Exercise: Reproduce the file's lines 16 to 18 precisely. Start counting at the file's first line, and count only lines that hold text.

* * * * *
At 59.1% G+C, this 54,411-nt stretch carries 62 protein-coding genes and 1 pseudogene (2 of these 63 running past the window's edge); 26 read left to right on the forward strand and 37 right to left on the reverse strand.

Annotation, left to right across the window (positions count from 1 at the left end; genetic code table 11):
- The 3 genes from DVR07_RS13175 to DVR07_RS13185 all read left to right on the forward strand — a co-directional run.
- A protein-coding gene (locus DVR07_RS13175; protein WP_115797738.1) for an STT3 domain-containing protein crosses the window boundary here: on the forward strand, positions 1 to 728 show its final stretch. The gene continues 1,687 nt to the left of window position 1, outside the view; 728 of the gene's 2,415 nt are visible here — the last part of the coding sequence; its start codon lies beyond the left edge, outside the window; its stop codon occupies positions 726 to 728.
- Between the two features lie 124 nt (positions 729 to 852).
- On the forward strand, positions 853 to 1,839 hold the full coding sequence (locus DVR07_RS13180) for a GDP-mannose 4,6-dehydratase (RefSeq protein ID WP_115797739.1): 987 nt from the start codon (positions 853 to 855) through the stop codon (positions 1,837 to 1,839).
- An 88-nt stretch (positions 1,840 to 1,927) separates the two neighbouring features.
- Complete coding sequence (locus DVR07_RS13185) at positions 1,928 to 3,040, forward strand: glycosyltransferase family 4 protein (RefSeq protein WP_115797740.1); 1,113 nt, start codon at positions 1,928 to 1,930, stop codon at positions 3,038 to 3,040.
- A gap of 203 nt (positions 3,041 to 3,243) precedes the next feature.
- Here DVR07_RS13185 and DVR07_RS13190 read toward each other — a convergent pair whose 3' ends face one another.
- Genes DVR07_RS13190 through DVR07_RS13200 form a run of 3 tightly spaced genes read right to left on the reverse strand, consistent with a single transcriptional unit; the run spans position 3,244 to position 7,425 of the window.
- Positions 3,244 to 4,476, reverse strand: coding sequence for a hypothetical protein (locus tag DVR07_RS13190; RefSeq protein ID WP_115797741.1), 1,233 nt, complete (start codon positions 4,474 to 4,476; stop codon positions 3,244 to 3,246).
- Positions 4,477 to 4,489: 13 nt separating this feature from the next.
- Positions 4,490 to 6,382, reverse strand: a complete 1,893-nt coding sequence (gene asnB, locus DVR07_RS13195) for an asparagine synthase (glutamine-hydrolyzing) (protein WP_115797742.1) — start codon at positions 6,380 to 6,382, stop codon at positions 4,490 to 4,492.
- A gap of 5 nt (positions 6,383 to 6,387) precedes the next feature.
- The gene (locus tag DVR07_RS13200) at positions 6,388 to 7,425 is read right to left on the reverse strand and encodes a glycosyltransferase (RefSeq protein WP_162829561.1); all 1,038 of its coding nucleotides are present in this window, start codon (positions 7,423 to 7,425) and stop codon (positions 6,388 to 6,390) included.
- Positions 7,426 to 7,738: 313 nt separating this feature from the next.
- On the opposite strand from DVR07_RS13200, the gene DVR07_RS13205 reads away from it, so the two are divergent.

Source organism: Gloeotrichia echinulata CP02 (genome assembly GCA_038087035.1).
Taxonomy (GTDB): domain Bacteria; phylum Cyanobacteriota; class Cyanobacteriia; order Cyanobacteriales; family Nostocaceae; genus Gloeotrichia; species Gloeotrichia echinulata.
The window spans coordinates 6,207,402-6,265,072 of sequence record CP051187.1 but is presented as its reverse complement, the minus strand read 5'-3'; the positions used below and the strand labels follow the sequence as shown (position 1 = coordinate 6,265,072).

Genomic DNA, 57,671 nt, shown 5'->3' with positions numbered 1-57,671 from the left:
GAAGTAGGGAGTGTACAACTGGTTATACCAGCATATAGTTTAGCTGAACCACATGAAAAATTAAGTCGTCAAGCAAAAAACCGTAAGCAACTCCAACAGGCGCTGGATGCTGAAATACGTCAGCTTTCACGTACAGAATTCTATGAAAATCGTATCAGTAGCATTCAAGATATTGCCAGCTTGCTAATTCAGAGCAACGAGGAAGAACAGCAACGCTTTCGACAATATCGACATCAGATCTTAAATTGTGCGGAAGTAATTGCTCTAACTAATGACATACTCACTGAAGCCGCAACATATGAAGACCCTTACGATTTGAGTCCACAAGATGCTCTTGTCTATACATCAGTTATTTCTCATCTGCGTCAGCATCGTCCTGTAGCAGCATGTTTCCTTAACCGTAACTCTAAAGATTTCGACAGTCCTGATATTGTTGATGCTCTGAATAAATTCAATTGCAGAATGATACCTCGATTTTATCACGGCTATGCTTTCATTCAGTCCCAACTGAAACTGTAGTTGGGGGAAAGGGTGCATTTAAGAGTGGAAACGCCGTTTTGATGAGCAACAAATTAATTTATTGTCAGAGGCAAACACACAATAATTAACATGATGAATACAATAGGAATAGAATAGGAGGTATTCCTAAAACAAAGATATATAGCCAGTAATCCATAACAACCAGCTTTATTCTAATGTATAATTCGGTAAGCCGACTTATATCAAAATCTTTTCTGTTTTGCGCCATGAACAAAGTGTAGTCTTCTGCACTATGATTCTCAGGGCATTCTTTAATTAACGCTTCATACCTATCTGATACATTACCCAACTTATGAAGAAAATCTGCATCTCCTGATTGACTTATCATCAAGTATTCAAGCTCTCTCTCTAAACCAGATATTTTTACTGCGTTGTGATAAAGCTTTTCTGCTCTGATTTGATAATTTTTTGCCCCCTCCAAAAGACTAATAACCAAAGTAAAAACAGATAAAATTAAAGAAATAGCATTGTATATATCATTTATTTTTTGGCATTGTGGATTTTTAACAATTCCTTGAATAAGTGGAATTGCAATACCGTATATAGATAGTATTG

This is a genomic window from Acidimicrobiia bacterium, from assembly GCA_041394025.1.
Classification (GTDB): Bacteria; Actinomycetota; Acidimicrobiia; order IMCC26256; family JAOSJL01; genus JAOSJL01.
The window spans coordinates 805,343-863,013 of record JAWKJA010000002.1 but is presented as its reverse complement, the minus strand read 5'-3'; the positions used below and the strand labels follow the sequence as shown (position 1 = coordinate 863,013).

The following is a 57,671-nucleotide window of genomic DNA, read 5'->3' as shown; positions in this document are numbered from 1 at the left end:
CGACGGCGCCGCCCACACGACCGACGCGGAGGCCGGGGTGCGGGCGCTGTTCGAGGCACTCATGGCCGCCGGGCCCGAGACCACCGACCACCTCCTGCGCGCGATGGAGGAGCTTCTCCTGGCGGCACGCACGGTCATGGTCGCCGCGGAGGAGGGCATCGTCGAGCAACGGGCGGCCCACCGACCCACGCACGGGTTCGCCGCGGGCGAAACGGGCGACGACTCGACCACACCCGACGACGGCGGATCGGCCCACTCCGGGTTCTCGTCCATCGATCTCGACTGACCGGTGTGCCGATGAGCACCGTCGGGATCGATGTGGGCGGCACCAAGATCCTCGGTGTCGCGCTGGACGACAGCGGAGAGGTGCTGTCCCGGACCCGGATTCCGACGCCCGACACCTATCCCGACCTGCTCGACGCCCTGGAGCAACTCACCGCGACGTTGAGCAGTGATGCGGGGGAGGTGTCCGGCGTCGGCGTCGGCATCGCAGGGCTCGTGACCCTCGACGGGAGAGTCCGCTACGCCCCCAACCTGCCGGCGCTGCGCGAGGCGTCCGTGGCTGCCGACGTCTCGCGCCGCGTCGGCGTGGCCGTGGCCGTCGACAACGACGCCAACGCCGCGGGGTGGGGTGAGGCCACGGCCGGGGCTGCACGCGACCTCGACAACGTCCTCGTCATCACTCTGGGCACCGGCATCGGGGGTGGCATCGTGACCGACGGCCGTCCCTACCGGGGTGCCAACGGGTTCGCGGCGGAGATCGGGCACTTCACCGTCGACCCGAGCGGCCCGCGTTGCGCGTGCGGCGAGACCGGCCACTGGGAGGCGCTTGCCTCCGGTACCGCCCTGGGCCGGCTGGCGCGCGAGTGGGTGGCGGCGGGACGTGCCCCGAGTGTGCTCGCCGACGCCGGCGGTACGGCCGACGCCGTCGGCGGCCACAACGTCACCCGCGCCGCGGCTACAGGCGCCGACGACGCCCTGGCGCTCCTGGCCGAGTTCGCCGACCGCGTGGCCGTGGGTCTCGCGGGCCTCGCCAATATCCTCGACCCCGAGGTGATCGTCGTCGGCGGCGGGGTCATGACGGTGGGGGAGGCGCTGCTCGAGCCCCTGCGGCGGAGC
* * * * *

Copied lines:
- The gene (locus tag DVR07_RS13200) at positions 6,388 to 7,425 is read right to left on the reverse strand and encodes a glycosyltransferase (RefSeq protein WP_162829561.1); all 1,038 of its coding nucleotides are present in this window, start codon (positions 7,423 to 7,425) and stop codon (positions 6,388 to 6,390) included.
- Positions 7,426 to 7,738: 313 nt separating this feature from the next.
- On the opposite strand from DVR07_RS13200, the gene DVR07_RS13205 reads away from it, so the two are divergent.